Wilfred Owen: A Remembrance Tale BB4 16/05

A repeat from 2007, this examination of Owen's life looks as if it will be worthwhile watching.

16/05/09 BBC4 20:00

The programme details:

Jeremy Paxman on the extraordinary achievement of Wilfred Owen, who abominated war yet died a great warrior

For me, he is the greatest of all the war poets. But there is nothing original in my enthusiasm.

I don't suppose there's a thoughtful student in the land who is unaware of Wilfred Owen's best-known poem, "Dulce et Decorum Est".

Indeed, it tells us something about our pervading cynicism that Horace's words are now taken more readily as sarcasm than at face value.

It is often assumed – as a student, I made the mistake myself – that the poem's author was some sort of bitter, jaundiced pacifist. But the enigma of Wilfred Owen is that he was anything but that. The fascination of his life is his embodiment of contradictions.

It is true that he was not among the first to answer the call to bash the Boche. Indeed, he seems to have been a rather fey and precious young man, first as a vicar's assistant in Berkshire, and then as an English teacher in France.

When he finally decided to join the Army (through the Artists' Rifles, to fit with his own idea of himself as a poet, despite the fact that he was unpublished, and, frankly, not very good, either) he was repulsed by the coarseness of the men among whom he found himself.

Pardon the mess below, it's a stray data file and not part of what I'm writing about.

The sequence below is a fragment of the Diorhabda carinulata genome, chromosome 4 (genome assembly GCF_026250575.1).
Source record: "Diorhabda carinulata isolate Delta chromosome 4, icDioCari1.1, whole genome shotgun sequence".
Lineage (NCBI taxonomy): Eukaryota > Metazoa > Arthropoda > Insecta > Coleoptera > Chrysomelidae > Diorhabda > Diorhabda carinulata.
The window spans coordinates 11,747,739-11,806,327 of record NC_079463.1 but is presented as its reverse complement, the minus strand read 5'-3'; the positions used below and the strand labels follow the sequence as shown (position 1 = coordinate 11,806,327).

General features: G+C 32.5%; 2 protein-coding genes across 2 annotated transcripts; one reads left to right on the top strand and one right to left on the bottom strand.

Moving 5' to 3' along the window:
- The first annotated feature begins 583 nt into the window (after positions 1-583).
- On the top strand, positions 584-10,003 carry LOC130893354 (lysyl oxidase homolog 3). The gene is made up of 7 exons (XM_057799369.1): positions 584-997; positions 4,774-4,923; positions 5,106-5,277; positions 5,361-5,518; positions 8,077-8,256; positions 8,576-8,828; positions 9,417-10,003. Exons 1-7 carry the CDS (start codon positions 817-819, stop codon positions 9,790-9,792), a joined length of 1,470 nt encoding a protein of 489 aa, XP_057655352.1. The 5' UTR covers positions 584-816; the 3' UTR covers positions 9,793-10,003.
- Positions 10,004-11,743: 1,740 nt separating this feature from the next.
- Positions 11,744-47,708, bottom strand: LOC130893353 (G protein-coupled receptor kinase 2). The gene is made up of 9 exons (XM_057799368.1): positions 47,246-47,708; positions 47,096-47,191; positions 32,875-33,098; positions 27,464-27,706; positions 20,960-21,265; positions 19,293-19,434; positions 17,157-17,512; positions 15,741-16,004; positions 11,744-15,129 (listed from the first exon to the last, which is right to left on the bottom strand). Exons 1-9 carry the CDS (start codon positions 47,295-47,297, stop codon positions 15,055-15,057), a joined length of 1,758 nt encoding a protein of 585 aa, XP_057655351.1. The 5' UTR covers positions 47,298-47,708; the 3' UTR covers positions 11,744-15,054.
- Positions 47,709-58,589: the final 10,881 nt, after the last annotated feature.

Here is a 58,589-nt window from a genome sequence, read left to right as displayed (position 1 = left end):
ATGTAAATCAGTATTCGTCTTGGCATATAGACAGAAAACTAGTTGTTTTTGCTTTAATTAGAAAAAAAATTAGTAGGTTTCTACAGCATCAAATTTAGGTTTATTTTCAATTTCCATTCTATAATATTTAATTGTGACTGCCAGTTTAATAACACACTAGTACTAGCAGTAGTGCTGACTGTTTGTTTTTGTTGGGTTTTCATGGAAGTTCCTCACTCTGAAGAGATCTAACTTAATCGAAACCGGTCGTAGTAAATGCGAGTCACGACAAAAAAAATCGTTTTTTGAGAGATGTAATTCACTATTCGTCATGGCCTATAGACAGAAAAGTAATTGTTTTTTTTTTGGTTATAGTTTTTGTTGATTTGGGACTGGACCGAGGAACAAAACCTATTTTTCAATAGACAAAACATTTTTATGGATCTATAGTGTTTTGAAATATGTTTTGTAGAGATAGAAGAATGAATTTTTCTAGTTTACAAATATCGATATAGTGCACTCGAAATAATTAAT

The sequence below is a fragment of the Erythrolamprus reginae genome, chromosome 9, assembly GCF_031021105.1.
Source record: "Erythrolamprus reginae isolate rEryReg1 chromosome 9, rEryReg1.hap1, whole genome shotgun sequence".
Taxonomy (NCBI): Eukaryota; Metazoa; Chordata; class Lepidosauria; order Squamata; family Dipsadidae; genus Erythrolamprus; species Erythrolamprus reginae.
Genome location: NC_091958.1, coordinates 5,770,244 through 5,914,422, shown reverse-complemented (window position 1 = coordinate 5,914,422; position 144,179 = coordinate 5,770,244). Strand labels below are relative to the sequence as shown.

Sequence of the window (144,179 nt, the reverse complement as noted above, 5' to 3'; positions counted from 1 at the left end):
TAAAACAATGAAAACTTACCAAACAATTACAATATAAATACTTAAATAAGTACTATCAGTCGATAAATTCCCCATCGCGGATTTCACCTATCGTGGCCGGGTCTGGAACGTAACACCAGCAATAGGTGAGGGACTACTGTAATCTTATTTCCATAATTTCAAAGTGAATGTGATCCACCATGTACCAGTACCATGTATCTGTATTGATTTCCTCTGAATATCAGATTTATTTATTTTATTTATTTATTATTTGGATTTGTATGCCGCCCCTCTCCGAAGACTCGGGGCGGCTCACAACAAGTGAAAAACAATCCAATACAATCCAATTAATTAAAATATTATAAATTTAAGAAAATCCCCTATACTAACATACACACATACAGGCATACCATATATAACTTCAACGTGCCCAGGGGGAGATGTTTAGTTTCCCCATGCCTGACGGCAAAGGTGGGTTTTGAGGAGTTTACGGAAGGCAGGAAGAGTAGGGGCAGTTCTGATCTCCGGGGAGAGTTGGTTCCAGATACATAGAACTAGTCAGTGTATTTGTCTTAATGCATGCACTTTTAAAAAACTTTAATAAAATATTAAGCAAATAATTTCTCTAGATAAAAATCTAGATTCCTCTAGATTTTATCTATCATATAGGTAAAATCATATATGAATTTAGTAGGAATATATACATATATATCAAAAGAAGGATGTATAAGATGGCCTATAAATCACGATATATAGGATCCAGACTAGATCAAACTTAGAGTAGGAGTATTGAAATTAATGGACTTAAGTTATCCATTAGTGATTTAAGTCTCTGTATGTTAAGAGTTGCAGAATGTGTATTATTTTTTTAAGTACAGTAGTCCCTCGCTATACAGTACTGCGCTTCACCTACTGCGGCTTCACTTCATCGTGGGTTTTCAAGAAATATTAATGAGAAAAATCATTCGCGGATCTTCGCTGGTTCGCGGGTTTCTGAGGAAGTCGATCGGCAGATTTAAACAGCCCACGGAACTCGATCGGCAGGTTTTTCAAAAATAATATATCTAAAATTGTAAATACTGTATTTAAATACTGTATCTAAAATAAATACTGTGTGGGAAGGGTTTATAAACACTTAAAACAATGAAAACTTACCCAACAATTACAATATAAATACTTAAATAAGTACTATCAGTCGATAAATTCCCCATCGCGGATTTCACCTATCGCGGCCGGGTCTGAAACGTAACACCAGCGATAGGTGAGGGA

But his letters to his mother – our main source of information about his life – show how much he changed. Initial distaste at the vulgarity of the sweaty, noisy men among whom he was obliged to live became a genuine love.

By the end of the First World War, he had become not only their advocate but a true military hero himself.

The vital event was the horrific experience of having to take shelter from German artillery fire on the side of a railway embankment. Owen was trapped there for days, lying amid the remains of a popular fellow officer. It triggered shell-shock.

Early victims of the condition had had to put up with the boneheaded prejudice of generals who considered it be merely the mental equivalent of Malingerer's Back. Some of the early casualties had even been "treated" with electric shocks, on the theory that, if the pain was bad enough, they might decide that the terror of the trenches was preferable.

Owen was luckier, and, at Craiglockhart War Hospital, near Edinburgh, came under the care of a regime that believed in a form of occupational therapy. By chance, a fellow officer and poet, Siegfried Sassoon, was also a patient there, having been sent to Craiglockhart for having the temerity to publish a letter criticising the conduct of the war.

The manuscripts of the surviving Owen poems, kept in a vault at the British Library, show Sassoon's handwriting on Owen's poems, evidence of the vital role the relationship would have in the refining of his poetry.

The most remarkable aspect of Owen's stay at the hospital, though, is the fact that he emerged not merely as the author of some of the most stunning poetry of the 20th century – and the voice of a generation – but that he was also determined to return to the front line.

Sassoon begged him not to go, and even threatened, at one point, to stab him in the leg to prevent him doing so.

But Owen would not be deterred, and the man who returned to France was a superb soldier. In one attack, in which he captured a German machine post and scores of prisoners almost single-handed, he writes to his mother with the extraordinary expression that he "fought like an angel". The events earned him a Military Cross.